How is it that you have a German passport? Advantages? Problems?

  13. Appreciated the captioning of the UACO 764 as “Continental” despite the UA titles. I don’t think you had the same motive, but I’m not going to accept that ridiculous clip art globe as a symbol for UA until I absolutely have to….

  14. You mention the English/Spanish explanation on all American flights, but I can confirm that I have not heard the Spanish safety explanation on many flights in and out of DFW in the last three months (CHI, LAX, etc) . Just a note… not sure what the standard policy is…

  15. “There were some duty free shops in the arrivals hall, which I don’t think I’ve ever seen before”

    While not the in arrivals hall, SYD has duty free shops that you pass through on your way to customs.

  16. Thanks for the feedback, folks!

    @ Gary — Should have mentioned that, sorry. Blank would have been “surprisingly good.”

    @ Zak — LOL! Sorry if I caused you any sleep loss.

    @ BostonFlyer — Nope, you just have to pay the fee upon arrival, unlike Brazil.

    @ senorric — You’re right, my mistake. Nowadays “visa” and “taking your money upon arrival” are one in the same for me. I have a German passport because both of my parents are from Germany. Never have any problems, just advantages. It saves me a ton of money (and time) with visas. For example, with a German passport you don’t need a visa for Brazil.

    @ Katie — Interesting. Now that I think about it, just about all of my AA flights have been into and out of MIA, even if domestic. Maybe it’s just on flights in and out of Miami?

  17. Nice report Lucky.

    Cannot help but wonder if, somewhere out there in the interwebs, is a trip report from a woman that starts:

    “My recent trip to EZE was fine on AA in J but I did encounter a rather strange seat opponent. He wasn’t very talkative and he took pictures of EVERYTHING. I mean EVERYTHING, including disassembling the amenity kit, ………..”


    Keep ’em coming señor !!

  18. Great review. Ive only flown AA in First to Brazil a couple of times, but your review of J really surprised me a lot. Maybe AA should comp you, given that a few people (myself included) just might try out their latest product without fear….cause their promotional pics of J make Y look equally as attractive…hah!

    Ive often wondered about the Duty Free stores upon arrival at EZE, but I guess it works, or they would not still have it. It is odd….maybe a South American thing, since Ive noticed this at GRU a few years back as well.

  19. Nice little review. I have to say though, I have the feeling that I hope I NEVER have to fly AA anywhere, domestic or interenational. Nothing about any of it seems appealing or acceptable.

    Is that bad to say?

  20. Yes, Tivoboy, it is bad to say. Only fools lump everything into black and white. There are some things AA sucks at, but at the same time…

    American has the best domestic meals in first class, and the widest availability of powerports (by far) on any US airline. They’re among the best at mile redemption, and at the same time they’ve been running a crazy amount of mile promos these days. In fact, I’m going to Ecuador with my wife in August because I signed up for their Citicard offer.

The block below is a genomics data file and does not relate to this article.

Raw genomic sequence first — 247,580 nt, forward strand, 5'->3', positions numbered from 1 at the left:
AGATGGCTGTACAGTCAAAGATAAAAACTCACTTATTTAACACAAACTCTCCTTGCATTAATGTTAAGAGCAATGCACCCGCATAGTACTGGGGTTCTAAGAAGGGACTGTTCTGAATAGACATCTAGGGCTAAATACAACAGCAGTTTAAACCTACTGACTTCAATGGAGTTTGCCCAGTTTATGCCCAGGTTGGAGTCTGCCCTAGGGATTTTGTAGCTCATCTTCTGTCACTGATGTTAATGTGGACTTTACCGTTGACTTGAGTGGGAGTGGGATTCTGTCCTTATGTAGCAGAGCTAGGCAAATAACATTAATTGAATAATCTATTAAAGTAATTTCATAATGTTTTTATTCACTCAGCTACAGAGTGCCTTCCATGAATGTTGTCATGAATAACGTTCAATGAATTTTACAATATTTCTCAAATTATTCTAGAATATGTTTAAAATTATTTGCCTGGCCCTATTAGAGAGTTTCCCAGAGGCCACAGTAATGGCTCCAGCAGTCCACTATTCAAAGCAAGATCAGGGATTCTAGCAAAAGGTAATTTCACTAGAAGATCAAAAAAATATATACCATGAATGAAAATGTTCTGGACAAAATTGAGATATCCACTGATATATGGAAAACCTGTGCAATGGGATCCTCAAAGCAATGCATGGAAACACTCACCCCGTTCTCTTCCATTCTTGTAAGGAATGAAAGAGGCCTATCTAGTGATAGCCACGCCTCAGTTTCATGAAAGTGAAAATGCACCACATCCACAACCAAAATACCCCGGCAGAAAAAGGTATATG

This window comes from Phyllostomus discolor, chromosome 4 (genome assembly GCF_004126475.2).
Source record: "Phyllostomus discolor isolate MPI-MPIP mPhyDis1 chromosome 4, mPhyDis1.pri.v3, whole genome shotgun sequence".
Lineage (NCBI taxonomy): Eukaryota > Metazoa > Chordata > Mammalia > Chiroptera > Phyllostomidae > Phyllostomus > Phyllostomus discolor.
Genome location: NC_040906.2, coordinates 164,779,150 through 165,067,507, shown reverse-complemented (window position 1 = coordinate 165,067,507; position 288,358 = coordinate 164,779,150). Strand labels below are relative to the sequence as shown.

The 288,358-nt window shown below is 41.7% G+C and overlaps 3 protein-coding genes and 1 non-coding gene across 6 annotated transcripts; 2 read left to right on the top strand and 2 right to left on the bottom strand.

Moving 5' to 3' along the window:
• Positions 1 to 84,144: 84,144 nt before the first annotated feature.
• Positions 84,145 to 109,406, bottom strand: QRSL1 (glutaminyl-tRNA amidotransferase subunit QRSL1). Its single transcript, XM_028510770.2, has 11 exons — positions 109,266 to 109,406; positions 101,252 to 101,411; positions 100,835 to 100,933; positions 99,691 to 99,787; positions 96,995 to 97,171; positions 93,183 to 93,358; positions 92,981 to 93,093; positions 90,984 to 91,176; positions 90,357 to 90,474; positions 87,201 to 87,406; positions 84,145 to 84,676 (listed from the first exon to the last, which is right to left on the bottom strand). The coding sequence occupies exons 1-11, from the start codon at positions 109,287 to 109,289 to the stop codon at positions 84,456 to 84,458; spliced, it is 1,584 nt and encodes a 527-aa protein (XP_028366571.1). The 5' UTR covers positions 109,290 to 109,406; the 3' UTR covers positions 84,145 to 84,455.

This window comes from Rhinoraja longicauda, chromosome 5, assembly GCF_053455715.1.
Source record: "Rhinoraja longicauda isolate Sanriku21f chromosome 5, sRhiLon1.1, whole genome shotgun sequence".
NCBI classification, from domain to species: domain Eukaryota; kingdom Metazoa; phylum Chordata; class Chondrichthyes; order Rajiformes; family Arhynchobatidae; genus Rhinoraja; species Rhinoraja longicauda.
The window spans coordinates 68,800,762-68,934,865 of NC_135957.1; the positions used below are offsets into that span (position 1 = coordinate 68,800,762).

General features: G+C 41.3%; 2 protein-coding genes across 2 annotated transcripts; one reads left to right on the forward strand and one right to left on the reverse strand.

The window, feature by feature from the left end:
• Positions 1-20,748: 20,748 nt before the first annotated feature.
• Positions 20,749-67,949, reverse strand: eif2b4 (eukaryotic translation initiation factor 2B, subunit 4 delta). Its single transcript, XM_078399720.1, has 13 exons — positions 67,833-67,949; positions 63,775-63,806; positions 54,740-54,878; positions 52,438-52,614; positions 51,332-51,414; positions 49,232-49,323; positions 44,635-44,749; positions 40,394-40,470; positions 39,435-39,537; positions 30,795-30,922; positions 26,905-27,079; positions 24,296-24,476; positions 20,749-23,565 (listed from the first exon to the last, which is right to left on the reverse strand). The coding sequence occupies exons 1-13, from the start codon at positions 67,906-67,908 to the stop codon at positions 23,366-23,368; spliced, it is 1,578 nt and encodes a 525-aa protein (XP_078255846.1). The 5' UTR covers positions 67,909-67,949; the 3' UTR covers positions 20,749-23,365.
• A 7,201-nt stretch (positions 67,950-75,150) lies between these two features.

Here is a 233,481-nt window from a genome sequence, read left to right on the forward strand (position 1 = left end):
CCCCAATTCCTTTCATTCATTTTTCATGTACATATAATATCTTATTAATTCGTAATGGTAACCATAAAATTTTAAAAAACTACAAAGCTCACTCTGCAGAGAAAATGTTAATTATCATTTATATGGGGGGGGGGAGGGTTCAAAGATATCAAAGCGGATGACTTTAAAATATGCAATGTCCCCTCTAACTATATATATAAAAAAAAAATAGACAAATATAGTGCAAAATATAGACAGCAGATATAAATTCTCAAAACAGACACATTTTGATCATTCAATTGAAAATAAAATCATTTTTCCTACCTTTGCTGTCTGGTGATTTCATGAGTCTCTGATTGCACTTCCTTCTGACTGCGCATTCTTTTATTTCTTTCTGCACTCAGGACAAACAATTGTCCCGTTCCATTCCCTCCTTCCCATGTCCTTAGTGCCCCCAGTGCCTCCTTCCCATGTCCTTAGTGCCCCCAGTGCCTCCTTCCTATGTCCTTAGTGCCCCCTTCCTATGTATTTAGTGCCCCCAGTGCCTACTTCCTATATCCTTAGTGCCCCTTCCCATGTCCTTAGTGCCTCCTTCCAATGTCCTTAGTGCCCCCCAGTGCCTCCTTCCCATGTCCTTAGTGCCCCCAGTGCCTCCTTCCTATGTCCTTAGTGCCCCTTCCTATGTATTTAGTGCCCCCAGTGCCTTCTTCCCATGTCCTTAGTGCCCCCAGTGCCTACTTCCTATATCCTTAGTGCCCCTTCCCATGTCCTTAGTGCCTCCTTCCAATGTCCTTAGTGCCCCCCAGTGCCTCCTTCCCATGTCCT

21. Ignore some of the comments. One would think you were at school.

    Enjoyed it. As to the ice cream I am not a fan. They should offer a choice.

  22. Thanks for the report. Am actually going thru MIA en route to South America next week! Spent a month in Mendoza last year…looking forward to reading of your experience of it!

  23. ….and just caught that you’re going onward to MDZ on Aerlineas? Previous experiences w/ Aerloineas are all over the frustration map…Would have thought they would have put you on LAN.

  24. I’ve used that Park ‘n Ride by MCO several times. Yes, it looks like a trailer park. But I’ve never had any issues with them (beyond sometimes taking a while to pick people up from the airport) and the price beats out pretty much everyone else in the market. Plus, they have a frequent parker program (park so many days, get a free day). I join in the chorus of recommendations. As long as you just want a parking space and not a pretty place, it’s the place to go for parking.

  25. Very thorough and informative review. I found the J seats on AA’s 777’s to be quite comfortable. The 767 on the other hand, seemed confining. Aside from obviously being smaller, there are fewer entertainment choices. All in all, it’s not a bad product….just could be better.

  26. wow! I’d be going nuts if I had to suffer through any travel experience with the likes of someone like you.
    Perhaps, it is due to people like you, ( and TSA), that for the past two years, I pay the extreme extra bucks, to be a member of a private jet charter service. Quality and privacy like none other. If I couldn’t afford it, i’d stop traveling permanently! That is how badly travel critics, travel reporters, annoy me!

  27. You mentioned that some of your group hired a van to get to AEP from EZE. What’s the best/cheapest way you would recommend for an EZE-AEP transfer?